Keywords:signal detection, probability density function, Kullback-Leibler divergence
A variety of methods have been proposed to detect seismic signals from records of seismometers. We have developed a signal detection method that uses amplitude distribution (probability density function: PDF) of seismic records and Kullback-Leibler divergence (KLD) (Oshima and Takenaka, 2020). Records of seismometers that contains no seismic event are comprised of microtemor and electric noises. Namely, such records are assumed to be a summation of random noise. In contrast, according to Fermat’s principle, the initial portion of seismic waveforms of epicentral distance up to about 100 km is constituted by direct wave that propagated through the shortest path from hypocenter to station. In telecommunications engineering, the sum of random phase waves is called as Rayleigh fading and Rayleigh distribution is known as a PDF of absolute amplitude for Rayleigh fading. According to scattering theory in seismology, the PDF of absolute amplitude for coda waves are shown to be a Rayleigh distribution. On the other hand, the central limit theorem says that the PDF of the sum of samples extracted from independent and identically distributed data becomes a Gaussian distribution. Taking this into account, the PDF of the amplitude of records of seismometers can be approximated by Gaussian or Rayleigh distributions, except the initial part of seismic waves. In information theory, Gaussian distribution is deduced as the statistical distribution with maximum entropy in all of the statistical distributions of the same average and standard deviation. This means that the seismometer records with PDF similar to Gaussian distribution contains no rare phenomenon (e.g., seismic signal emitted by an earthquake) that makes entropy small. Taking the aforementioned theoretical backgrounds into consideration, Oshima and Takenaka (2020) have developed a method to find signals of seismic events in seismometer recordings. The method by Oshima and Takenaka (2020) catches signals of seismic events by following 4 steps. 1. Estimate PDF of amplitudes of seismic records within a time window. 2. Calculate the Gaussian or Rayleigh distribution that have the same average and standard deviation as that obtained at step 1. 3. Quantify the dissimilarity of two PDFs obtained in step 1 and 2 by using KLD. 4. Repeat step 1 through 3 while shifting the time window from the start to the end of the seismometer records. The gained KLD time series takes a large value when the PDF of the seismic records deviates from Gaussian or Rayleigh distributions, namely around the arrival time of seismic waves. Hence we can detect signals of seismic events by searching the peaks of the KLD time series. In our presentation, we show examples of the application of the method.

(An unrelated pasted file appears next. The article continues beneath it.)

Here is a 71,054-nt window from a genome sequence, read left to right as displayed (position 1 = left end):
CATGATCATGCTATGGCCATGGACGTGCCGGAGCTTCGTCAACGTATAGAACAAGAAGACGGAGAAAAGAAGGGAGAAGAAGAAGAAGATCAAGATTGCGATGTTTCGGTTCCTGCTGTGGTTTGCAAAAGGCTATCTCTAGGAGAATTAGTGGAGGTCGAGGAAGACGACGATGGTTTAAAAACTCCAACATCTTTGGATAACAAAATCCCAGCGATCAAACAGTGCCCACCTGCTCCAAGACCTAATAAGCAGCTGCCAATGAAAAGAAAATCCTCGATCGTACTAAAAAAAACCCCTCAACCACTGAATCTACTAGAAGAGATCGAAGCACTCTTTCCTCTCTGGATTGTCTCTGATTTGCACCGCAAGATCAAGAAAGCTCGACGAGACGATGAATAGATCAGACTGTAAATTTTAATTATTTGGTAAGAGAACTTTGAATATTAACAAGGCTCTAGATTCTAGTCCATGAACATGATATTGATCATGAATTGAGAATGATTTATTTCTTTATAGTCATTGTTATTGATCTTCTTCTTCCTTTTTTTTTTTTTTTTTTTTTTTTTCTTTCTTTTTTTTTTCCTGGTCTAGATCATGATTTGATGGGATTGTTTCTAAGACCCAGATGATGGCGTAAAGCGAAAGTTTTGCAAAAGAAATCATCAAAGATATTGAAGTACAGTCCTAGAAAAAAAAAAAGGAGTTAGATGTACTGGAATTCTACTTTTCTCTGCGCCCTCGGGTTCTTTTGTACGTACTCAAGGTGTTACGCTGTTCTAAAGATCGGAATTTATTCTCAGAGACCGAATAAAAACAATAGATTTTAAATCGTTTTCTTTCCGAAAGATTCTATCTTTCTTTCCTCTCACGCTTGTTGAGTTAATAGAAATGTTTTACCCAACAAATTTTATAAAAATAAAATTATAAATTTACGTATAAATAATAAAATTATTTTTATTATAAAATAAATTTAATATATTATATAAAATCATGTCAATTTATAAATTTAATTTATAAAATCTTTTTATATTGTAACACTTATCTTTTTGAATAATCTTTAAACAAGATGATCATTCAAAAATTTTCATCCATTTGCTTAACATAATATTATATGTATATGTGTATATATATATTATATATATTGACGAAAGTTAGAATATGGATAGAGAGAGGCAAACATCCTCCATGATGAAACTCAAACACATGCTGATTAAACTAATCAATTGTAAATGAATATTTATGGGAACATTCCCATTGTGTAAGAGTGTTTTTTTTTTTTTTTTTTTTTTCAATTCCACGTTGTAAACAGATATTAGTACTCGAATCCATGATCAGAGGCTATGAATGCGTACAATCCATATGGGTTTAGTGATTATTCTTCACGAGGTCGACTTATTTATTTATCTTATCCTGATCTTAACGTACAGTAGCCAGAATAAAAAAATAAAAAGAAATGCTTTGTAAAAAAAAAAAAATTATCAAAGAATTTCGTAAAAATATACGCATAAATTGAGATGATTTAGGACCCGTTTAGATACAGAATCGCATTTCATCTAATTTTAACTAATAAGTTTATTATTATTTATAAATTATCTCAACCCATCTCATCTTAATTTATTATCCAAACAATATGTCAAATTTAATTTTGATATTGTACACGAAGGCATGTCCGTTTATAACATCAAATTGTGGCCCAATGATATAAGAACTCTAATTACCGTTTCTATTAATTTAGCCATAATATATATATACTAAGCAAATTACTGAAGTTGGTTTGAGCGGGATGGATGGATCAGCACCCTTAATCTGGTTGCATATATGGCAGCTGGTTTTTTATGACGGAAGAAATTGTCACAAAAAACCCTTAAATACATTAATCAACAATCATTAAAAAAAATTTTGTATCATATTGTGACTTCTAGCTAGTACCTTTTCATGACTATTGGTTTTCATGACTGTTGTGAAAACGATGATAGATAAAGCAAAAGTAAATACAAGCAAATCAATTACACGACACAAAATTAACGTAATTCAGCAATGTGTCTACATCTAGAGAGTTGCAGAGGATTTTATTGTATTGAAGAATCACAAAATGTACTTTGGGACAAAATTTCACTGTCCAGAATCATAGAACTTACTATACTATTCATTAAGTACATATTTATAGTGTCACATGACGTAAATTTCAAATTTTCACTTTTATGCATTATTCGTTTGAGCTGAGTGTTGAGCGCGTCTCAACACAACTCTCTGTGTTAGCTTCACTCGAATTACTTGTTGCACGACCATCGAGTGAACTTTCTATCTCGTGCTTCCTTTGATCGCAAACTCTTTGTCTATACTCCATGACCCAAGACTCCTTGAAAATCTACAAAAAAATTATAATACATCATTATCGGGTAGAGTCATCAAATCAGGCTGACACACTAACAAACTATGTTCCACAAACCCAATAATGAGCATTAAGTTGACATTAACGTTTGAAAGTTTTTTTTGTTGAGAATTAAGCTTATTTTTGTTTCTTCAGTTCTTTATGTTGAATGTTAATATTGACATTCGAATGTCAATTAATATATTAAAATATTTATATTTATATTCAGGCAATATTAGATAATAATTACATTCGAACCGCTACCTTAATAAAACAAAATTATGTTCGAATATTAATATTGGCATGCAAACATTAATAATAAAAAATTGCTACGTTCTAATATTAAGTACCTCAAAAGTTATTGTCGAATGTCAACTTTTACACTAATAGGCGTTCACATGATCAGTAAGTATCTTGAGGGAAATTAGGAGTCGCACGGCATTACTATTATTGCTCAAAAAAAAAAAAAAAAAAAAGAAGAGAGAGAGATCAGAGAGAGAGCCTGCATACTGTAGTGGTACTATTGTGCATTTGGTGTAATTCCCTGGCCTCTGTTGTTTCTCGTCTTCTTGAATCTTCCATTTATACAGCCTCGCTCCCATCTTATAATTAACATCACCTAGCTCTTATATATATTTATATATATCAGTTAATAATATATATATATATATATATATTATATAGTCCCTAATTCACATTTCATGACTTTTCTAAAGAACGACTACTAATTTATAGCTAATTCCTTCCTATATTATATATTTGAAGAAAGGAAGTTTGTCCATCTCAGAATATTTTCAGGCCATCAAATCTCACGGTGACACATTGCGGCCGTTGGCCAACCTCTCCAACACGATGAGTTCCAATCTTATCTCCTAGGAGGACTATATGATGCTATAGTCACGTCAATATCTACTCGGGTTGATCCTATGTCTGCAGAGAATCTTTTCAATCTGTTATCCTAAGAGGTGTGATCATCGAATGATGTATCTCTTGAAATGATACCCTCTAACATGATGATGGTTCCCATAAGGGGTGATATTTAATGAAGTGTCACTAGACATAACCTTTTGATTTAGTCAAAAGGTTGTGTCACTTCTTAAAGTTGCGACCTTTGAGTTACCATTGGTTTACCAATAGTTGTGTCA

Acknowledgement: We would like to express our gratitude to NIED for providing us with KiK-net data.